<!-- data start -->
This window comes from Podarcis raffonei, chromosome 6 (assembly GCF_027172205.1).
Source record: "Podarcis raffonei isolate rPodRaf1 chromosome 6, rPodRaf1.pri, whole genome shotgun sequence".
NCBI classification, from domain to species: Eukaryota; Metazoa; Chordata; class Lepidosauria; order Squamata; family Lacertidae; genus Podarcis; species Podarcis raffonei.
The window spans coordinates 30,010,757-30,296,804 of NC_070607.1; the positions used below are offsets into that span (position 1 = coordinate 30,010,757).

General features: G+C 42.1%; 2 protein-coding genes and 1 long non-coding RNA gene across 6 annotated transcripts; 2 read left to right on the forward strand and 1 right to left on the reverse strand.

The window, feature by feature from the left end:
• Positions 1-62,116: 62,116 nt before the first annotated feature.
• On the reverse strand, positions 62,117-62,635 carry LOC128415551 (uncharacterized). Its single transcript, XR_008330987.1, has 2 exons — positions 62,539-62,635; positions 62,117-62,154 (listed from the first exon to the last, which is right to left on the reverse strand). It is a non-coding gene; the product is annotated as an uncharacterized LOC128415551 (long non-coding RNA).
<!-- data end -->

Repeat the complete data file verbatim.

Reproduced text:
This window comes from Podarcis raffonei, chromosome 6 (assembly GCF_027172205.1).
Source record: "Podarcis raffonei isolate rPodRaf1 chromosome 6, rPodRaf1.pri, whole genome shotgun sequence".
NCBI classification, from domain to species: Eukaryota; Metazoa; Chordata; class Lepidosauria; order Squamata; family Lacertidae; genus Podarcis; species Podarcis raffonei.
The window spans coordinates 30,010,757-30,296,804 of NC_070607.1; the positions used below are offsets into that span (position 1 = coordinate 30,010,757).

General features: G+C 42.1%; 2 protein-coding genes and 1 long non-coding RNA gene across 6 annotated transcripts; 2 read left to right on the forward strand and 1 right to left on the reverse strand.

The window, feature by feature from the left end:
• Positions 1-62,116: 62,116 nt before the first annotated feature.
• On the reverse strand, positions 62,117-62,635 carry LOC128415551 (uncharacterized). Its single transcript, XR_008330987.1, has 2 exons — positions 62,539-62,635; positions 62,117-62,154 (listed from the first exon to the last, which is right to left on the reverse strand). It is a non-coding gene; the product is annotated as an uncharacterized LOC128415551 (long non-coding RNA).